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This one is puzzling me. A friend on a trip is having this issue with a vista laptop.

  • He can connect to a paid wireless network fine, and surf normally with IE.

  • He can't connect to his hotel's free wireless, but other people on the trip connect fine. He verified the password with other people and used the "show characters" box to make sure it was being typed properly. He also tried moving to the lobby to make sure he was in range.

  • He has a weird symptom... there's another wireless network in range, unrelated to the hotel or the paid service. Windows keeps attempting to connect to this network. I had him right click, go to properties, connection, and make sure all boxes are UNchecked (so... connect automatically is unchecked). And I had him right click and choose disconnect. But after a second, windows attempts to reconnect anyway. Is that normal in vista?

  • Ran SFC /scannow and windows reported some files couldn't be fixed, but it's pretty much impossible to read cbs.log (especially as I'm not in front of it). Not sure if this is even related.

  • He had norton and windows firewall turned on. had him disable all norton services and apps, plus windows firewall and security center. Rebooted. Problem persists.

So what's going on here? He's used numerous other networks without issues, and can use the paid network without issue right now.

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Sounds buggy. As far as the 'other network' the computer attempts to connect to, have him remove that connection's profile from the wireless settings as opposed to telling it to not connect. –  Mechaflash Jan 24 '12 at 18:27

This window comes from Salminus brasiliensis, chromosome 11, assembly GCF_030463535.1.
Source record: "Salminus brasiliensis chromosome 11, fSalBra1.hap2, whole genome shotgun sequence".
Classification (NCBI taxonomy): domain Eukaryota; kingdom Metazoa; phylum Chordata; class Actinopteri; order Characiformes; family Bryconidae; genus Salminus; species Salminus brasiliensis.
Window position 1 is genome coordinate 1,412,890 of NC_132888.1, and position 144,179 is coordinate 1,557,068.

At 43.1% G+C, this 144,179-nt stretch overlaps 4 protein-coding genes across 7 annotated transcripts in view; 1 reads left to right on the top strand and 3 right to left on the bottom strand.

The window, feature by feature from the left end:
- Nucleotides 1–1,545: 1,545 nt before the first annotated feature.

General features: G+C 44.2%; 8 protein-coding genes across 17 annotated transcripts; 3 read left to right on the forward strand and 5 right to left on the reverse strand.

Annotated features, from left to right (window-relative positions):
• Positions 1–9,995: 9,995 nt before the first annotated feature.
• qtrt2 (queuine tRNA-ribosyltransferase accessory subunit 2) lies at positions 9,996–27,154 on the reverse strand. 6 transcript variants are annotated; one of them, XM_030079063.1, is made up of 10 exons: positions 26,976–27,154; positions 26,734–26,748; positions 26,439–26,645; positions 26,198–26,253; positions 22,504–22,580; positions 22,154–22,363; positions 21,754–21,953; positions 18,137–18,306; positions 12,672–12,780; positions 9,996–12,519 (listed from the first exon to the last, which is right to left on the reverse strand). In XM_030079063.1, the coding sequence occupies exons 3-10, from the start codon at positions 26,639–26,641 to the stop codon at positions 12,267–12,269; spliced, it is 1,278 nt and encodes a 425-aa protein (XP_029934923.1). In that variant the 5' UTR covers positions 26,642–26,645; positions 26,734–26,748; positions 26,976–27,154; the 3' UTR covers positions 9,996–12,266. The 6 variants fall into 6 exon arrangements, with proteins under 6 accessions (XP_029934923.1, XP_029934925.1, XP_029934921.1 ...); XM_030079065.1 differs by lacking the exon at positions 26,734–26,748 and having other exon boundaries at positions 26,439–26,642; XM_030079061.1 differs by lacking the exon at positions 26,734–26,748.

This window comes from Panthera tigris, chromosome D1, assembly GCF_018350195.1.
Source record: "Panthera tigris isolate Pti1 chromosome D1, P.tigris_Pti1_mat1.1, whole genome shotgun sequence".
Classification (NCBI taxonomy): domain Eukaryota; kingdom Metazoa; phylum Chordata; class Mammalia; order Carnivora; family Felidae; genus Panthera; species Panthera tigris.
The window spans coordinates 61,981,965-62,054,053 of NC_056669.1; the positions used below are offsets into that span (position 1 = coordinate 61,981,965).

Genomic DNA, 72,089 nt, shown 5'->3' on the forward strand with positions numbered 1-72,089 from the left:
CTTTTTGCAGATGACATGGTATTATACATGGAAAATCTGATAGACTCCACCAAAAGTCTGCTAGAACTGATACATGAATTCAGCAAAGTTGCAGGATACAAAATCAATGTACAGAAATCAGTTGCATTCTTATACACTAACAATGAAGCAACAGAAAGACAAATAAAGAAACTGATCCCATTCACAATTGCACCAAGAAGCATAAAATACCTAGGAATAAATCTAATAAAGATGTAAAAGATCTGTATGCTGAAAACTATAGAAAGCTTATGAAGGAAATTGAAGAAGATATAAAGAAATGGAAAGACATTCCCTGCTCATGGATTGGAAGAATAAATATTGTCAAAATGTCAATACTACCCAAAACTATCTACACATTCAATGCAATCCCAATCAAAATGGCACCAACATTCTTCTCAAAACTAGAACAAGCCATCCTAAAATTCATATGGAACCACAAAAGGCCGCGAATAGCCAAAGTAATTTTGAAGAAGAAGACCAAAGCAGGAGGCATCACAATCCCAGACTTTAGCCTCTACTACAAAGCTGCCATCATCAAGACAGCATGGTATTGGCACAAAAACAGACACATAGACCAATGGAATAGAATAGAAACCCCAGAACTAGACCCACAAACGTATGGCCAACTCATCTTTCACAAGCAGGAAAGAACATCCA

Wireless card driver up-to-date? Intel drivers are known to be buggy. –  billc.cn Jan 24 '12 at 18:31
    
Does he actually have permission to use the hotel's network? If so, he can get support from their tec staff. –  Xavierjazz Jan 24 '12 at 18:34
    
Vista doesn’t have 7 years yet. –  kinokijuf Jan 24 '12 at 20:10
    
@mechaflash I'll have him try that. –  CreeDorofl Jan 24 '12 at 21:09

1 Answer 1

Sounds buggy. As far as the 'other network' the computer attempts to connect to, have him remove that connection's profile from the wireless settings as opposed to telling it to not connect.

Also, seeing that the laptop is a bit old, its possible that it doesn't accept the newer encryption methods. The hotel may be running on WPA2-PSK password encryption and the laptop may only be able to use up to WPA-PSK or even only WEP.

In most cases, the ability to support various levels of encryption is actually a function of the wireless hardware being used. That means that there are wireless adapters that can support WEP just fine, but cannot support WPA or WPA2 no matter what you do. There's no way to just "turn it on in Windows" because it's not Windows that's the limiting factor, it's the hardware.

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WPA2 doesn’t need hardware support afaik. –  kinokijuf Jan 25 '12 at 14:01
    
My old laptop (8+ yrs) doesn't support WPA2. Added a link in my answer –  Mechaflash Jan 25 '12 at 14:17
    
So I guess it doesn’t support WPA either. –  kinokijuf Jan 25 '12 at 14:29
    
It may or may not. Not exactly sure if WPA2 is automatically supported if WPA is supported. The linked post may only have given one example but not the other. –  Mechaflash Jan 25 '12 at 14:36

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